Thursday, August 11, 2005
If the GOP does not deliver on new oil exploration ina time of $60 a barrel oil, it will provide ammuntion to every cynic who believes that the Congress is incapable of acting on any issue that is remotely difficult. After the war, the courts, and the defense of marriage, energy exploration was the hot button in the past three elections, and not just because of the cost of gas, but also because it represents the defeat of environmentalist posing by clear-eyed science and the belief in progress.
I'm not sure Hugh realizes that if you started drilling in ANWR tomorrow, it would still take about seven years for the flow of oil to show up here. I'm as in favor of drilling as he is, but can you imagine three years from now, when Hillary runs for president, giving her a platform that says "we're degrading the environment in Alaska and we're still paying $2.50 for a gallon gas"?
Next time the boat pulls into port, Hugh should read The Capital Spectator from this morning. The U.S. has oil inventories, but capacity around the world is hitting a wall. Moreover,
Bumping up against a wall is also the story when it comes to manufacturing gasoline in America, where new refinery development has remained the stuff of dreams for two decades. In the U.S., refineries operated at 95% capacity last week, the EIA reports. Meanwhile, gasoline demand keeps rising, the agency notes. For the week ending August 5, gasoline demand was 9.483 million barrels per day, up slightly from 9.472 million barrels a day a year earlier.
It's also true that gasoline inventories fell last week for the sixth week in a row. That lends momentum to the fact that this is the peak season for gasoline demand, courtesy of summer driving, a fact that hasn't been lost on traders. In fact, gasoline, measured by the near-term futures contract traded on the New York Mercantile Exchange, has run up more than oil. Gasoline prices climbed more than 60% this year through yesterday vs. 53% for oil.
The incentives for elevating oil inventories further, in short, remain high. But that's where oil and gasoline part company. Crude oil is an unrefined product that's pumped from the ground; gasoline is manufactured and therefore subject to the constraints of refinery capacity, of which a thin 5% spare capacity exists in the U.S.
If Republicans want to win a battle with environmentalists that would count now, in time for the 2008 elections, it must deal with the restraints on building gasoline refineries. Here's a classic post from Useful Idiots on environmentalism run amok in another remote corner of the U.S. that would have started building a refinery two years ago. See also Cato's Jerry Taylor, in testimony to Congress a few years back.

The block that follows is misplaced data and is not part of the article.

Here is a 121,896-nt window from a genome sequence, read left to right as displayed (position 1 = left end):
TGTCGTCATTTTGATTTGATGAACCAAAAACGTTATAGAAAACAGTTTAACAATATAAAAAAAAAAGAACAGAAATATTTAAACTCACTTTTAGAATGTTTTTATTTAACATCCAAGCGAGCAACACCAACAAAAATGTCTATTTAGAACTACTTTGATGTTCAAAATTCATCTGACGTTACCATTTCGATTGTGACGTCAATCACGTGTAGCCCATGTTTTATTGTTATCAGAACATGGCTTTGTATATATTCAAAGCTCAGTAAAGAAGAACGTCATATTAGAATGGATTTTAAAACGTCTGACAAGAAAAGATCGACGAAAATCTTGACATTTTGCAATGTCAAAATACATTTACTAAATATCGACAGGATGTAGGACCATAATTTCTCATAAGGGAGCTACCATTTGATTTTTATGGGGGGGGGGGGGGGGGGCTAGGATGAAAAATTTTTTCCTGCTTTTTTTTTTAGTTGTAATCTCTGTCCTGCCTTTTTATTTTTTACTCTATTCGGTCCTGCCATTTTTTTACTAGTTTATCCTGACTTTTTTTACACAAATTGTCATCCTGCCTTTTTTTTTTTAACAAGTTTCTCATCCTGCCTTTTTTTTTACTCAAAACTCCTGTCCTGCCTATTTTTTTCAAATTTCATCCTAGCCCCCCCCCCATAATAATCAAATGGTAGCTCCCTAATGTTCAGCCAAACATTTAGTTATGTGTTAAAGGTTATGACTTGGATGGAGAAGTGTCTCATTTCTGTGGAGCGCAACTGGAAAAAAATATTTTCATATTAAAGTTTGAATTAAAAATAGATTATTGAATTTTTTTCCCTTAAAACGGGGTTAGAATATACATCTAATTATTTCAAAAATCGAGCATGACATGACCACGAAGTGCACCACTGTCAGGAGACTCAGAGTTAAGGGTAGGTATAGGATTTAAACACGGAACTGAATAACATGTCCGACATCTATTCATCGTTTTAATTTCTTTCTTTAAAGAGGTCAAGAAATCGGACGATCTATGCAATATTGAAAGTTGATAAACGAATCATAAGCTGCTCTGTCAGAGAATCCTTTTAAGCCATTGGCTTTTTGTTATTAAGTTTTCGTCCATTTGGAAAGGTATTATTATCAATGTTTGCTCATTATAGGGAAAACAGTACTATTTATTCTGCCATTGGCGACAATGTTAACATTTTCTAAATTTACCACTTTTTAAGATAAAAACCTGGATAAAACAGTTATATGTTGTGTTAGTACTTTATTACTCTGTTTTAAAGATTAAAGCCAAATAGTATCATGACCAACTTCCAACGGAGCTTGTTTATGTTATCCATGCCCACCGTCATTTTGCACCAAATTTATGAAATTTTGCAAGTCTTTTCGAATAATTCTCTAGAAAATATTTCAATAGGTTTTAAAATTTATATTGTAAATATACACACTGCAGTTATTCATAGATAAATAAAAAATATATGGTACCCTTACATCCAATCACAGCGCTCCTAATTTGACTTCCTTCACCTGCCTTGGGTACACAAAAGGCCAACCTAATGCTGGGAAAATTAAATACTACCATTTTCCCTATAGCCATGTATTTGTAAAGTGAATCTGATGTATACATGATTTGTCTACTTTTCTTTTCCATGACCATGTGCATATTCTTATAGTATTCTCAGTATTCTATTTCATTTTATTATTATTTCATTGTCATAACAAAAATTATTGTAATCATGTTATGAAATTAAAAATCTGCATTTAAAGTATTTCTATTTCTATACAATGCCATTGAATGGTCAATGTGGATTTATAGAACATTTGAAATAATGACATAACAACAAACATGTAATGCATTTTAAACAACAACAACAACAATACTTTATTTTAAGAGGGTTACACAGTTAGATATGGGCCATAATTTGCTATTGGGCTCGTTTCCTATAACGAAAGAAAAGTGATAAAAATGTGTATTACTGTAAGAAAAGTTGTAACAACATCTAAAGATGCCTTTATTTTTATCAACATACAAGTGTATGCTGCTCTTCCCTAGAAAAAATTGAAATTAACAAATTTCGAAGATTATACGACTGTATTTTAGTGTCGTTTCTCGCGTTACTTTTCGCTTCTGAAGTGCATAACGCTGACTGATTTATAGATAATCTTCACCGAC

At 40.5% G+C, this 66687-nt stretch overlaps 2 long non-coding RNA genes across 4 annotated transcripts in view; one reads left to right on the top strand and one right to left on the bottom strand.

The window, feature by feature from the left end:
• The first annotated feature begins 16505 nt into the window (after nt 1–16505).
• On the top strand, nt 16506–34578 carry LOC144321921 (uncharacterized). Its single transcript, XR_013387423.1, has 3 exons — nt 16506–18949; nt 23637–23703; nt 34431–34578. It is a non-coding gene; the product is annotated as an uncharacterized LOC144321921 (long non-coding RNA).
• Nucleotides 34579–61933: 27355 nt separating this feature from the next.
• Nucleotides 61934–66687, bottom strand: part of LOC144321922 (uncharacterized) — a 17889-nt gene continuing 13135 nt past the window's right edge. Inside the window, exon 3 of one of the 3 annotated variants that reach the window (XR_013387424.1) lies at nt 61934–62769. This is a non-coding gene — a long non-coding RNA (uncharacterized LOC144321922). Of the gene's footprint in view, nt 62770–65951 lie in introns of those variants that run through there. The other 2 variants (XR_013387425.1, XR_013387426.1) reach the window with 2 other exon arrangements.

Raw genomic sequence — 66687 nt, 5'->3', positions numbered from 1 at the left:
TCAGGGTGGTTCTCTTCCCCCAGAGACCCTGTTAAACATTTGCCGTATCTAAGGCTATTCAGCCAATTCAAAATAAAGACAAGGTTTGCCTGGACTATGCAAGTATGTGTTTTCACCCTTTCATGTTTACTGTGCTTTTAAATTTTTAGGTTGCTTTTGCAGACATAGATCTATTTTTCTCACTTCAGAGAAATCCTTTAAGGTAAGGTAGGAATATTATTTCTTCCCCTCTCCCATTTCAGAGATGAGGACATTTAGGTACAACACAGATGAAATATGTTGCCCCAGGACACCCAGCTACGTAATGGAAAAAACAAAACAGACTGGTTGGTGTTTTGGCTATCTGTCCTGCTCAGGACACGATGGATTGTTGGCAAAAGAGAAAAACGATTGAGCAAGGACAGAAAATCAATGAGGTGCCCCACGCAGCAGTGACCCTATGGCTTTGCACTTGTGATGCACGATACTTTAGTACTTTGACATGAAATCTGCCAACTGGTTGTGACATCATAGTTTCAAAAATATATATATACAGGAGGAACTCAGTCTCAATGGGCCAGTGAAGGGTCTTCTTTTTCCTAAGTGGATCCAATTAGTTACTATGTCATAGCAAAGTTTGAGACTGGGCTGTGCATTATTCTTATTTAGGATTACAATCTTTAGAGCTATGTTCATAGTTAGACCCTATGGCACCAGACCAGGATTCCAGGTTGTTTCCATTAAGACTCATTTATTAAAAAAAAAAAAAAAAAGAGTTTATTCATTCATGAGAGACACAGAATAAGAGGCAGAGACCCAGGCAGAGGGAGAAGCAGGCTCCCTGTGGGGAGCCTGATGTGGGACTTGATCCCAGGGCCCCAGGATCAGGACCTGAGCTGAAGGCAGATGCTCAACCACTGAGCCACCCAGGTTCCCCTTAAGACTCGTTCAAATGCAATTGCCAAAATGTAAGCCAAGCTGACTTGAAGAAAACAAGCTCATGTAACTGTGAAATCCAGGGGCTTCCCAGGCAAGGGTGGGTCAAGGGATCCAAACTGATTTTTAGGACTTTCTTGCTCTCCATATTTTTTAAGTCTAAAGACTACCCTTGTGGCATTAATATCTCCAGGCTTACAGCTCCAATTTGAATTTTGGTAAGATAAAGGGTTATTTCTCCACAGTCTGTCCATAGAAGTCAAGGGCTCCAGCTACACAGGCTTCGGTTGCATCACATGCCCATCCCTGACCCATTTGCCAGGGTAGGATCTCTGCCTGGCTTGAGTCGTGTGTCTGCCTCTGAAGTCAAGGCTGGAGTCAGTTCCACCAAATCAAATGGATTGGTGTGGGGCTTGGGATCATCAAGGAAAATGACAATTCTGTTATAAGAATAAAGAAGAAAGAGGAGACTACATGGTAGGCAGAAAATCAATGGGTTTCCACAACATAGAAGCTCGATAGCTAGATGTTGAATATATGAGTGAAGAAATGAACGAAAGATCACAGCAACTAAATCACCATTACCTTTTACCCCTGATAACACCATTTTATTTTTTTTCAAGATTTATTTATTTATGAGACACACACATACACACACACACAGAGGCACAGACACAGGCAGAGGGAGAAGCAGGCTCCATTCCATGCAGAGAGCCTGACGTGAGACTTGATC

UPDATE: And Craig Depken.
UPDATE 2 (a bit longer): Dafydd thinks Hugh's saying that the markets have lost confidence in Iraq. I don't think that's what Hugh's saying at all, but rather than have me guess, let's hope Hugh posts something more.
But there's something more to Dafydd's commentary that bears criticism. The market for oil and gas contains a large number of players with many little bits of information. Some read blogs, some don't; some read political op-eds, others read Bloomberg screens. And they're geographically diverse. The price in the market is not the reflection of any one of these people. It is the interaction of them. Markets move when either a) there's new information that changes many expectations, or b) some group or another becomes more convinced that their price forecast is correct, opening new positions, or incorrect, closing their positions out.
And much of the information that's important to the market price isn't something gathered in general news. It's local information, held by market participants, and communicated to other participants by the act of buying and selling.
I don't think this is what Hugh is worried about, because he's concerned about political consequences of reaction of the public to the rise in the price of something they value -- which is gas, not oil, as my original post argued.